Somewhat unusually for a disease claim the case also dealt with the proper method for assessing life expectancy. It was argued by the claimant that ‘but for’ the mesothelioma, Mr Magill would have undergone scheduled heart surgery (coronary artery) and he would not have suffered the heart attack and died when he did. There was conflicting evidence on the issue, but the court ultimately accepted the claimant’s argument that the mesothelioma had prevented the surgery and had therefore caused the claimant’s premature death.
The claimant submitted that the deceased having been born on 8 July 1956, his life expectancy would be 25.06 years according to Table 1 of the Ogden Tables, using 0% discount rate. Whereas using 2014 Office of National Statistics data, the resulting life expectancy was 25.5 years. The claimant alleged this was the most accurate current statistical information. HHJ Gosnell notes in his judgment that had some assistance in the form of an expert report from Mr Chinu Patel, who is a consulting actuary and a member of the Ogden Working Party and from Professor Channer a Consultant Cardiologist.
The experts disagreed on whether a “prospective” or “retrospective” approach was preferable. The retrospective approach looks at whether ‘when there are co-morbidities which might mean that it would be appropriate to deviate from the life expectancy of the population’ the result of which would have been to reduce the deceased’s expectation of life by two years because of his coronary artery disease, a further two years because of his diabetes and a further two years to reflect the mild left ventricular failure.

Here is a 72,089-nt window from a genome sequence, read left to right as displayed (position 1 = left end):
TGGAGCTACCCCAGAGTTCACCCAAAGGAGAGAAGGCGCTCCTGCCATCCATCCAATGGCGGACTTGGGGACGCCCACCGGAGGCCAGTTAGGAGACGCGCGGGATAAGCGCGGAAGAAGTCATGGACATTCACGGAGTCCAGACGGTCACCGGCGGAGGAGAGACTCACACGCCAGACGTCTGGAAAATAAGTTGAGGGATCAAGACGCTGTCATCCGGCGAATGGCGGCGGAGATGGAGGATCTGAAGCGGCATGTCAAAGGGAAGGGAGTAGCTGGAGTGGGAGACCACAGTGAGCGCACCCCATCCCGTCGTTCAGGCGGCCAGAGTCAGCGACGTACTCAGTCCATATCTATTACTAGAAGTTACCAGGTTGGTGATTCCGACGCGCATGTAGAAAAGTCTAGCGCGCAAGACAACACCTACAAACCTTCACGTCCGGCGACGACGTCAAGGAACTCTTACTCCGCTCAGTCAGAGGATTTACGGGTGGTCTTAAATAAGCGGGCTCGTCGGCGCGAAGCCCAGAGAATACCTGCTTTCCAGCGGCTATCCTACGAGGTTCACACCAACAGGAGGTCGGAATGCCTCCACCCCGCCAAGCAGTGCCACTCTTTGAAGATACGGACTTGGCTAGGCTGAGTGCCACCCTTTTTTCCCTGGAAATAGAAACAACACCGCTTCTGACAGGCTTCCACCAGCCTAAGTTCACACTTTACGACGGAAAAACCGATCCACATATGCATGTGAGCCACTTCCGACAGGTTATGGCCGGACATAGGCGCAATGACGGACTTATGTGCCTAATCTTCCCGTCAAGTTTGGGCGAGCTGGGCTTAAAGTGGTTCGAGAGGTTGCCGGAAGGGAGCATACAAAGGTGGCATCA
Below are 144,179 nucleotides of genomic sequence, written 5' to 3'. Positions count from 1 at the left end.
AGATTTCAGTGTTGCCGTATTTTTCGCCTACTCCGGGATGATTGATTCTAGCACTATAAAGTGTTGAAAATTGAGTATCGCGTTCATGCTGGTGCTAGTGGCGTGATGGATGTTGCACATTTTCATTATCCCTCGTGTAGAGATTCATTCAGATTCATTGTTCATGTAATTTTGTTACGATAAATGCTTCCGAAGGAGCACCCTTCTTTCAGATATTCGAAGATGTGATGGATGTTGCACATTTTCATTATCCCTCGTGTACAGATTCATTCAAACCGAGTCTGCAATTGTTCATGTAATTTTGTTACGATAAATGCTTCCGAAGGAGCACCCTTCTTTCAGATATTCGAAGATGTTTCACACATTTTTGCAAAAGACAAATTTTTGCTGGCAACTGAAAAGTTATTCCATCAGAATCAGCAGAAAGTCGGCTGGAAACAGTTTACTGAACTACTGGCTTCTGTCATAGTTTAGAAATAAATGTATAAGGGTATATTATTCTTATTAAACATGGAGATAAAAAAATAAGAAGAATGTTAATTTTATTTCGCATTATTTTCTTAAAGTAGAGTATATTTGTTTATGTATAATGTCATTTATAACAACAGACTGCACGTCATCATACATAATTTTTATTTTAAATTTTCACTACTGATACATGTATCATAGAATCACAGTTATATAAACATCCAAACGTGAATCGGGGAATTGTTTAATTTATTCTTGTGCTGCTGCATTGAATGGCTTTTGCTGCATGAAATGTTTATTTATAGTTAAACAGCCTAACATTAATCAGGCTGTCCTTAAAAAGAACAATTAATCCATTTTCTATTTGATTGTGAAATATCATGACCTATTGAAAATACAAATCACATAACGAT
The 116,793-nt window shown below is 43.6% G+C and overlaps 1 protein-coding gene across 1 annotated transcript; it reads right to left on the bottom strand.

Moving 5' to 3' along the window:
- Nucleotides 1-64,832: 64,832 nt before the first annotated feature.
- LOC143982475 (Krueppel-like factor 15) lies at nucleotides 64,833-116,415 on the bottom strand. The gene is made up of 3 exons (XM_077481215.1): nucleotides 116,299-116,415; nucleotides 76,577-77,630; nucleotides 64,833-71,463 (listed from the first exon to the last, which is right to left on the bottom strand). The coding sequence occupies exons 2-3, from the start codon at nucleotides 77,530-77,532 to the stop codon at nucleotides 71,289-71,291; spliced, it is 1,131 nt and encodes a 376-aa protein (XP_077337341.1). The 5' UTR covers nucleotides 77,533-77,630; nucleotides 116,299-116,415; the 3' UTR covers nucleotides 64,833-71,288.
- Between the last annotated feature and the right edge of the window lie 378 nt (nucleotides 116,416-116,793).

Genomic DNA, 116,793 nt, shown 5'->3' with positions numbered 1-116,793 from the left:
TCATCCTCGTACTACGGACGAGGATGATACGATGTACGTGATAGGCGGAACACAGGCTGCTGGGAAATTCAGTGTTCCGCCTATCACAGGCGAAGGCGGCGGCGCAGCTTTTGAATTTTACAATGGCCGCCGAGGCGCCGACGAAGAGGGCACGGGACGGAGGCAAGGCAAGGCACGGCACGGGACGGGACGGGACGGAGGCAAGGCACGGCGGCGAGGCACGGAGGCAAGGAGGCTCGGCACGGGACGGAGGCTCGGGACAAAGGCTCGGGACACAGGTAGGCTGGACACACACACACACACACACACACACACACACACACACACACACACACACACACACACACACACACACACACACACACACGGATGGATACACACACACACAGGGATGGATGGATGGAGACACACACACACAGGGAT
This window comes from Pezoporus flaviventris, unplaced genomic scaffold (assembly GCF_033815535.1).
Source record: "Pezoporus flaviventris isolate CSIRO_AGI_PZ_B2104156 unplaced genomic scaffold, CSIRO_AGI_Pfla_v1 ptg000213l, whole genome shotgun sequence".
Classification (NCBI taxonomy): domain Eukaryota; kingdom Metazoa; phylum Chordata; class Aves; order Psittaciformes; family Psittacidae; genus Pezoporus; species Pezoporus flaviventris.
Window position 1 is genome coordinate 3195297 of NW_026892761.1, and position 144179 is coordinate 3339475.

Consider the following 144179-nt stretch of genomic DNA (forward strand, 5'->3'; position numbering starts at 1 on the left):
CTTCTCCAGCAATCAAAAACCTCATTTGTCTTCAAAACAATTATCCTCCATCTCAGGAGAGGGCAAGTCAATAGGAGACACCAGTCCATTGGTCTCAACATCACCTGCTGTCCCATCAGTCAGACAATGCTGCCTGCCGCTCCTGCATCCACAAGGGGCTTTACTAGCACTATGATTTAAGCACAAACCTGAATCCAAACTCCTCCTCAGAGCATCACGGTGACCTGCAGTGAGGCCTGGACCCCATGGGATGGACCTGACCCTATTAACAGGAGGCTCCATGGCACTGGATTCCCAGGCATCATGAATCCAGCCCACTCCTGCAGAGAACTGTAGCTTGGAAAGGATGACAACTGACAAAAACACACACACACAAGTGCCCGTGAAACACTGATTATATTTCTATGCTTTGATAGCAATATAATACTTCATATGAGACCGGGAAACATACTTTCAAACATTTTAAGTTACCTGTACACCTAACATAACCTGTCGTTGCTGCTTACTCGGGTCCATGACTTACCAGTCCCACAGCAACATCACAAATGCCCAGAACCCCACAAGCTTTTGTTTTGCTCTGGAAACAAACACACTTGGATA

The prospective assessment is one ‘in which the risk per year of a fatal event is calculated and the time taken to reach a 51% chance of the event taking place is taken as the average survival. Many epidemiological studies have calculated the risk of death in association with individual risk factors and when they are combined.’ So that it is possible to estimate the annual risk of a fatal and non-fatal event by multiplying the individualised risk against the background risk in the population. It is also possible to estimate survival from long-term follow up of large cohorts of patients with a particular disease process.
HHJ Gosnell stated at paragraph 51
“Whilst I accept from what the experts have told me that both the prospective and retrospective methods of assessment are scientifically legitimate I reach the view that the prospective method is very much dependant on finding data or studies which accurately match the patient concerned. Where this is difficult, the retrospective method would appear to be more appropriate method, accepting as I do that it is very rough and ready method depending mainly on the clinical judgment of the physician making the assessment. The issue in this case then is whether the data relied on by Professor Channer are a close enough match to the deceased to mean that the prospective method of assessment is likely to be more accurate than the retrospective method…